While anxiety can affect anyone, this psychological symptom is twice as common in women as it is in men. Though this condition can strike at any time during a woman's life, stages of hormonal fluctuations, such as menopause, can trigger anxiety episodes. While most menopausal women do not necessarily develop a serious clinical anxiety disorder, these conditions are not uncommon. In fact, anxiety disorders affect more than 40 million Americans.
For women who are concerned about anxiety during menopause, it is extremely valuable to gain insight into anxiety, its various manifestations, its symptoms, and its causes. Understanding these aspects of anxiety can help women determine the best way to manage anxiety during menopause. Continue reading to learn more about anxiety.
Anxiety is a psychological state characterized by excessive and persistent worry, tension, and nervousness. There are several types of anxiety disorders, classified on the basis of symptoms, causes, and other features.
Generalized anxiety disorder (GAD). This most common type of anxiety is characterized by a persistent state of exaggerated worry and fear (at least six months), often when there is little or nothing to provoke it.
Panic disorder (PD). This form is characterized by the recurrence of acute episodes of sudden terror and overwhelming dread, which produce a variety of emotional and physical symptoms.
Social phobia. This involves excessive worry and self-consciousness about everyday social situations.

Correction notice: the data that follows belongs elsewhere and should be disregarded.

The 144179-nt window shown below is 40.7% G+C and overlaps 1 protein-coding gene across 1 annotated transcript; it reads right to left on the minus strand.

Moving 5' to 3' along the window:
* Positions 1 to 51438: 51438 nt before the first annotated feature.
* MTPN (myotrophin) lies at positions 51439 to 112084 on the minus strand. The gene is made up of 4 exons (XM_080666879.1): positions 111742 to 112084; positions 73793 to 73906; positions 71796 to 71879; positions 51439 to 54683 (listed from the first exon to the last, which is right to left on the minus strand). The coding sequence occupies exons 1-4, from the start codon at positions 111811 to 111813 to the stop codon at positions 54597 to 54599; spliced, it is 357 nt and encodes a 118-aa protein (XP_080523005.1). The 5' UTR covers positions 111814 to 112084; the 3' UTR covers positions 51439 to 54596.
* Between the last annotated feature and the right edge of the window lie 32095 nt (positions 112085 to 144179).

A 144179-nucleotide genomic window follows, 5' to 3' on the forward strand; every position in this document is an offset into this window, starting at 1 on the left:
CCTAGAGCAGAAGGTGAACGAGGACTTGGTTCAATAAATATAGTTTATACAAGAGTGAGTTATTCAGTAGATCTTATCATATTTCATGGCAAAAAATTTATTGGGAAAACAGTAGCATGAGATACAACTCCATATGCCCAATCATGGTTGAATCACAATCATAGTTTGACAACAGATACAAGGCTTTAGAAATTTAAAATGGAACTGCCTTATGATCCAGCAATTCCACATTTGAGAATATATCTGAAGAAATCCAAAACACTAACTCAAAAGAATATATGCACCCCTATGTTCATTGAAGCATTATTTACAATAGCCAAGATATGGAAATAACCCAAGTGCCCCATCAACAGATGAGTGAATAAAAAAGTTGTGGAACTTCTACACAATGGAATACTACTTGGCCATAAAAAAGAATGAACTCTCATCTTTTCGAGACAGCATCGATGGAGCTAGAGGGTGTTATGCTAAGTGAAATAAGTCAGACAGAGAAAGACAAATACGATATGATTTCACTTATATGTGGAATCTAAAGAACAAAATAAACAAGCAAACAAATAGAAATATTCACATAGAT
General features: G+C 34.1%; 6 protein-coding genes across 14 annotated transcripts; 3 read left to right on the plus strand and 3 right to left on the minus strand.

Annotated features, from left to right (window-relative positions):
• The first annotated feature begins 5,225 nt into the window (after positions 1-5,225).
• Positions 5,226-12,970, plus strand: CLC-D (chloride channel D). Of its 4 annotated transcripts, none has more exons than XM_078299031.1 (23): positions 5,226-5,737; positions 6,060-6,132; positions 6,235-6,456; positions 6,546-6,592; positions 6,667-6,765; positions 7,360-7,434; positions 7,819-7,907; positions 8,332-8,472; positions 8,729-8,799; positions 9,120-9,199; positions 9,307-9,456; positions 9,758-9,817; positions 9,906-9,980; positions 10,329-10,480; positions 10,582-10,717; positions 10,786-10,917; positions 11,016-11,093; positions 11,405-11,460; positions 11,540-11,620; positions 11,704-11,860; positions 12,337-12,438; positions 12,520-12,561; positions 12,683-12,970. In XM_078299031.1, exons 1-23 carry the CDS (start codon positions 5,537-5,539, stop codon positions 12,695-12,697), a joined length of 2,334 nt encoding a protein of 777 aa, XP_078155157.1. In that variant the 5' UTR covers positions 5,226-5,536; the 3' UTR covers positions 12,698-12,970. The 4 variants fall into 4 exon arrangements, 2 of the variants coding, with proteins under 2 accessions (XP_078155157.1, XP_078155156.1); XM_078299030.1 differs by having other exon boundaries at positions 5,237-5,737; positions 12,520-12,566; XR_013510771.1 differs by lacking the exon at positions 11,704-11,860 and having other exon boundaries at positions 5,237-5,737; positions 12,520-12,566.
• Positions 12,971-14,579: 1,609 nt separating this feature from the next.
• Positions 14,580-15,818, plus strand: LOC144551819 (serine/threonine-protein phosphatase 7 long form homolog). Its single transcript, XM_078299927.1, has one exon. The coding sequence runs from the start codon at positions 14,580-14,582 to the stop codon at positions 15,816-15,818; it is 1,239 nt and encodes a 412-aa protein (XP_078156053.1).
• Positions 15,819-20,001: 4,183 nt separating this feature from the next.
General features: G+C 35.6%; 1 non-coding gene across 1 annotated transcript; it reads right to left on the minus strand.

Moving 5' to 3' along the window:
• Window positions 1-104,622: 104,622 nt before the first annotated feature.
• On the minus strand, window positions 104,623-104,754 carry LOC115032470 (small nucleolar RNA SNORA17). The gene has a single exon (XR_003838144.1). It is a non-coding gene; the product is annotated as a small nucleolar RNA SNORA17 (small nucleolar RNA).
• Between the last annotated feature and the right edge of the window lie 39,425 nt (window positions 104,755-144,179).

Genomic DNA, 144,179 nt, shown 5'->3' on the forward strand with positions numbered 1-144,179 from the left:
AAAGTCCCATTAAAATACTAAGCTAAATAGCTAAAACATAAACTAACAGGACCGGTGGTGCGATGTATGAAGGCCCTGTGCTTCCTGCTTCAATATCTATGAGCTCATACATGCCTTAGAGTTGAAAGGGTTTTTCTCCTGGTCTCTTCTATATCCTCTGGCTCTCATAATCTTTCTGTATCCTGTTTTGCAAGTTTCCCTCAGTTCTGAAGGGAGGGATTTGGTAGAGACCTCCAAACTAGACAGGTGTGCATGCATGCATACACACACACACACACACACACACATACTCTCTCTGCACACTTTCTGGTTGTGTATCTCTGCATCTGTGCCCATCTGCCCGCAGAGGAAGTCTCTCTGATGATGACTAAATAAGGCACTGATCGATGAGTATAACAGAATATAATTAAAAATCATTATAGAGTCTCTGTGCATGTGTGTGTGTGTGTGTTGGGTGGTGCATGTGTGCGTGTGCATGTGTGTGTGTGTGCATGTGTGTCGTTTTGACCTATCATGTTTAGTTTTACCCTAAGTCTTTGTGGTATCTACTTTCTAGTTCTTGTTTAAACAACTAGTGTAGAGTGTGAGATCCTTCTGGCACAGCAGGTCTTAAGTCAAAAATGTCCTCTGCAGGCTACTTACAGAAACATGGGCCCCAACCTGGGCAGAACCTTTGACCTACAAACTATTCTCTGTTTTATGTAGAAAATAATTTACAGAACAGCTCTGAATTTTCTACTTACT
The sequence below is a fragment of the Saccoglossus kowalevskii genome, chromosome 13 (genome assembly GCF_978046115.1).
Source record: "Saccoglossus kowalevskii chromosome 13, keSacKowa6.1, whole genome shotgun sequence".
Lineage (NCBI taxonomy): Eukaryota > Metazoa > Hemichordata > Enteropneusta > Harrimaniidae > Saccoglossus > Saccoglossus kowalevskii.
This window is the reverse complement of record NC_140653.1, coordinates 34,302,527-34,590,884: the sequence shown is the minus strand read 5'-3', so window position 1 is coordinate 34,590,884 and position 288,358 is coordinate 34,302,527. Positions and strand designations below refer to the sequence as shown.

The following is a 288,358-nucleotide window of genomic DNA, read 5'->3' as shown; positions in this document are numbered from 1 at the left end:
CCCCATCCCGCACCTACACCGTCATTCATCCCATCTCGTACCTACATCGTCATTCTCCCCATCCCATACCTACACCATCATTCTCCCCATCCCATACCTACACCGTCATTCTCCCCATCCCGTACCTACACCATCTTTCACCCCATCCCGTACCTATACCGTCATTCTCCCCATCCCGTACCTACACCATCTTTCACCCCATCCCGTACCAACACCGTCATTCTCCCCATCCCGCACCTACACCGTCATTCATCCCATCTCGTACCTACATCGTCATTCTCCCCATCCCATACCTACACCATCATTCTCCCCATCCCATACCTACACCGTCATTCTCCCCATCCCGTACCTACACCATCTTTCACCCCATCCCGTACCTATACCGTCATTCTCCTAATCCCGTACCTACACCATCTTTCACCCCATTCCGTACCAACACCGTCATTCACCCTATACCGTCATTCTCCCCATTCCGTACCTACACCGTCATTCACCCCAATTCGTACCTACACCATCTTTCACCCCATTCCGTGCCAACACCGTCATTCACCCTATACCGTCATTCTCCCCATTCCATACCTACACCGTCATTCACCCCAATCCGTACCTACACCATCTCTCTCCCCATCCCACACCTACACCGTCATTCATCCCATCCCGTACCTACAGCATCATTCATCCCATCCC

Post-traumatic stress disorder. Unrelated to hormonal changes in menopause, PTSD is an anxiety disorder triggered by a traumatic life event.
Obsessive compulsive disorder. Also infrequently associated with menopause, OCD involves irrational preoccupations and rituals.
Specific phobias. These phobias, including agoraphobia, are unwarranted and extreme fears of particular stimuli.
Click on the following link to read more information about anxiety, or continue reading below to learn more about anxiety symptoms and their particular characteristics.
Symptoms of Anxiety
People who experience anxiety often cannot seem to shake their concerns and worries about everyday events, even though they may know that their anxiety is out of proportion to the triggering situation. Psychological symptoms of anxiety can also include nervousness, difficulty concentrating, trouble relaxing, tenseness, hypervigilance, restlessness, and irritability.
Anxiety can put someone on edge, making it feel as if disaster is always looming. Just getting through the day can feel overwhelming and even unbearable. At night, it can wake the sufferer from sleep or make falling asleep extremely difficult. Moderate to severe levels of anxiety can put a significant strain on personal and professional relationships, as well as harm a woman's self-esteem.
Anxiety produces more than just psychological symptoms. People who suffer from anxiety typically experience a host of physical symptoms, including heart palpitations, fatigue, muscle aches, digestive problems, excessive sweating, frequent urination, shortness of breath, and more. These symptoms may be especially intense for people who experience panic attacks, or sudden and acute episodes of overwhelming fear and panic.